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Stephen Fry, Rufus Wainwright Warn U.K. Risks Becoming ‘Cultural Wasteland’ Without Government Aid

Creatives Warn U.K. Risks Becoming 'Cultural
Jonathan Hordle/REX/Shutterstock

More than 400 leading creative figures including Stephen Fry, Grayson Perry, Rufus Wainwright and Simon Callow have warned that the U.K. risks becoming “a cultural wasteland” unless government provides urgent financial support for the creative industries.

In an open letter to the Chancellor of the Exchequer Rishi Sunak and Culture Secretary Oliver Dowden, they called for urgent funding for those creative organizations and professionals hit hardest by the fallout of COVID-19.

Organized by the Creative Industries Federation (CIF), the letter’s other signatories include the heads of the Royal Albert Hall, Film Birmingham, Royal Opera House, Shakespeare’s Globe, Tate, Penguin Random House, Northern Ireland Screen and Lionsgate U.K.

The publication of the letter follows a CIF survey of creative organizations and freelancers that found that 50% have already lost 100% of their income, and that one in seven only have reserves to last until the end of April. Only half have reserves that will last beyond June.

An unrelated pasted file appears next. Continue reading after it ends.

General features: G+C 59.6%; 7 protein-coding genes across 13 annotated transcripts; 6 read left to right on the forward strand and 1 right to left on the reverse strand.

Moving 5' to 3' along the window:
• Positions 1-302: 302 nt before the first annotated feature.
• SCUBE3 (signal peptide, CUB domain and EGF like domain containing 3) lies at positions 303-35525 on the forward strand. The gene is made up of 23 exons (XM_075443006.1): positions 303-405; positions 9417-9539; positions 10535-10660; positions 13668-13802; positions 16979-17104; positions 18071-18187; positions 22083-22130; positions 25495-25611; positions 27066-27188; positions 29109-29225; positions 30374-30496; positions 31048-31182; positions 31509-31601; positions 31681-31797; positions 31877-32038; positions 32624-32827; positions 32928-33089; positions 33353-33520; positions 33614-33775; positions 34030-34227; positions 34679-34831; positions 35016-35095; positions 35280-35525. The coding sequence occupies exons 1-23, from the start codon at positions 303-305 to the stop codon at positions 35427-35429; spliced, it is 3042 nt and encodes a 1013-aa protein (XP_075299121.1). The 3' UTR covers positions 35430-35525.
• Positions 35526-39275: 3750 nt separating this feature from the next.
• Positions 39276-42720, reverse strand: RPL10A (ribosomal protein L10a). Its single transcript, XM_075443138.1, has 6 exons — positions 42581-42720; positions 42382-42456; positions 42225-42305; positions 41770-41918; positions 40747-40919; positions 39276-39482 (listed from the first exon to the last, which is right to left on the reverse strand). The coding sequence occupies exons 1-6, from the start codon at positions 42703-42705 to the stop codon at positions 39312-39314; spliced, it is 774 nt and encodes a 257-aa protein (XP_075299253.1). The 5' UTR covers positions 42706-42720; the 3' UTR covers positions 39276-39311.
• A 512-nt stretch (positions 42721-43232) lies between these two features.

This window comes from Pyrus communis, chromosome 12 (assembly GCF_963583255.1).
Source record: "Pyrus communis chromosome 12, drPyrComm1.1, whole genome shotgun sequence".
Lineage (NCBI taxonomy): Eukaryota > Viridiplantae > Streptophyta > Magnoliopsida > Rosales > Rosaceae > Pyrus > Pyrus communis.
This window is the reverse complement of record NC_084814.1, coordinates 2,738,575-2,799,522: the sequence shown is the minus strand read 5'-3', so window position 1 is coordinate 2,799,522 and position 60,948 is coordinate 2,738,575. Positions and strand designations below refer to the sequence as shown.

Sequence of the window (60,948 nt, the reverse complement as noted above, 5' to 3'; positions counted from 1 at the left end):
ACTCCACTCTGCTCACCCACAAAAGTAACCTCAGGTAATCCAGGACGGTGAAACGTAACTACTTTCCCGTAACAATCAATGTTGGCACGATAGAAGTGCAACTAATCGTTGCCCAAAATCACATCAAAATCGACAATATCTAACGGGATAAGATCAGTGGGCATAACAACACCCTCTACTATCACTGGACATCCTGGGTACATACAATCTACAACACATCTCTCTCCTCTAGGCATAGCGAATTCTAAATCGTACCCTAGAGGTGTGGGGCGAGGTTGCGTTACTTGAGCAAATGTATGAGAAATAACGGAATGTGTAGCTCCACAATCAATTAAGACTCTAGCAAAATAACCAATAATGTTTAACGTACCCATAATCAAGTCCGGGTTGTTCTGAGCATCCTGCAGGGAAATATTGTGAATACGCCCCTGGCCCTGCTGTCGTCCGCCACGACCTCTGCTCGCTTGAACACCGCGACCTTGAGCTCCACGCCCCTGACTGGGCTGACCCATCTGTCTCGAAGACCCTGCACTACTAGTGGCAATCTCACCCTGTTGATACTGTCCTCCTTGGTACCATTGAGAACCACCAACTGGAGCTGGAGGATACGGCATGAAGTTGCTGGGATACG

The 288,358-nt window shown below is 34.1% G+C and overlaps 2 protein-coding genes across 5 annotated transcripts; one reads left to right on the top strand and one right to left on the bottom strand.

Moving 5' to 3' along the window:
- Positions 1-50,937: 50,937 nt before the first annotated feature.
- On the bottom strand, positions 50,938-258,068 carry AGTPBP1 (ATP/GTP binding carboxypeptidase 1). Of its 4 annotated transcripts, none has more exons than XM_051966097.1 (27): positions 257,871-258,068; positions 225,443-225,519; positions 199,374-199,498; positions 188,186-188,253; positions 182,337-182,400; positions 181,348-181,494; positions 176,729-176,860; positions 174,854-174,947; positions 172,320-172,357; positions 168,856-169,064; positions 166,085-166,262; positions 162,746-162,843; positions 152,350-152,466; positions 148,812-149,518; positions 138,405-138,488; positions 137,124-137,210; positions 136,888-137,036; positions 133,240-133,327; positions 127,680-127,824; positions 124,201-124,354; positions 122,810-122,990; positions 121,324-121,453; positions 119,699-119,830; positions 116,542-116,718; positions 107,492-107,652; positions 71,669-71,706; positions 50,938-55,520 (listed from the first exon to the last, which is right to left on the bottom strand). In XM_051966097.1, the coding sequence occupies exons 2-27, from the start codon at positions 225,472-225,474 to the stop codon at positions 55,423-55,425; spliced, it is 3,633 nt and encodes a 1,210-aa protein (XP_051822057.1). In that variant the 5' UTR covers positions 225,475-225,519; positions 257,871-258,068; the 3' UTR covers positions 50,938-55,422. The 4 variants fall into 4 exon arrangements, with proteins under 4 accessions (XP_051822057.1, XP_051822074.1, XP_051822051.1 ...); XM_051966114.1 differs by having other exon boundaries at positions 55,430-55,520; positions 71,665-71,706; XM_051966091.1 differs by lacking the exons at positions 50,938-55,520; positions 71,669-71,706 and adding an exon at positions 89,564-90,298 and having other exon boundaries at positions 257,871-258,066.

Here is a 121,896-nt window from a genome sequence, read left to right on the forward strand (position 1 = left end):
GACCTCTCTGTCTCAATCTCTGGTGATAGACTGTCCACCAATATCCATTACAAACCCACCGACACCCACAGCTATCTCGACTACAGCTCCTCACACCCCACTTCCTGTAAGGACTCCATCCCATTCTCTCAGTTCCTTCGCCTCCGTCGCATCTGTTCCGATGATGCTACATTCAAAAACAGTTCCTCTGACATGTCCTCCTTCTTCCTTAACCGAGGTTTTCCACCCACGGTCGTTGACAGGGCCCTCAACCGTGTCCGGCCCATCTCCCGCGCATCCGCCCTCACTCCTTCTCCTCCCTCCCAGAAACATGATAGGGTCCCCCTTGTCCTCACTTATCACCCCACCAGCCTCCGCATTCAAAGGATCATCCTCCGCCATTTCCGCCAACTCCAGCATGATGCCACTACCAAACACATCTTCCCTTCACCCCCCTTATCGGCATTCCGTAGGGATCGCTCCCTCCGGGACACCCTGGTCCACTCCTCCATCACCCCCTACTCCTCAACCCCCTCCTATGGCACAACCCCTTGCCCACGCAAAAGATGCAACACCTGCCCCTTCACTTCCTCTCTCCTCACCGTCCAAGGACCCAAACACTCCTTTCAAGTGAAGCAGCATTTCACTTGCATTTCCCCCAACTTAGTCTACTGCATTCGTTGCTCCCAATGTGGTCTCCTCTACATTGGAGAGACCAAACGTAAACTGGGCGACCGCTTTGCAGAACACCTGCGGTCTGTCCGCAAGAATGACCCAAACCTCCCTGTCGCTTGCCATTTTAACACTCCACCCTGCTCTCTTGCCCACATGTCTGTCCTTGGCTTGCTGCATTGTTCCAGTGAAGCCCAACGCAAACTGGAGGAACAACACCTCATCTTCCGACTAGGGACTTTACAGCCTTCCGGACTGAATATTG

“We cannot allow the U.K. to lose half of its creative businesses and become a cultural wasteland,” says the letter. “The creative industries are one of the U.K.’s biggest success stories, previously growing at five times the rate of the wider economy. The creative sector will also be critical to driving the U.K.’s economic recovery — and transforming lives for the better — as we re-build.”

The creative industries generated £111.7 billion ($137.7 billion) for the U.K. economy last year.

Other signatories include: musicians Nick Cave and PJ Harvey; actors Sinéad Cusack and Jonathan Pryce; Original Talent CEO and Curtis Brown chairman Jonny Geller; Lionsgate U.K. CEO Zygi Kamasa, and artist Anish Kapoor.

Caroline Norbury, CEO of the Creative Industries Federation, said: “With venues, museums and cinemas closed, film shoots postponed and festivals cancelled, the UK’s world-leading creative industries are in deep trouble.

“Creative organizations and professionals need cash, and they need it now. Whilst government support measures for businesses and the self-employed are welcome, we know that there are still thousands of creative organizations and freelancers who are falling through the gaps, and who simply will not get through this crisis without urgent cash support.”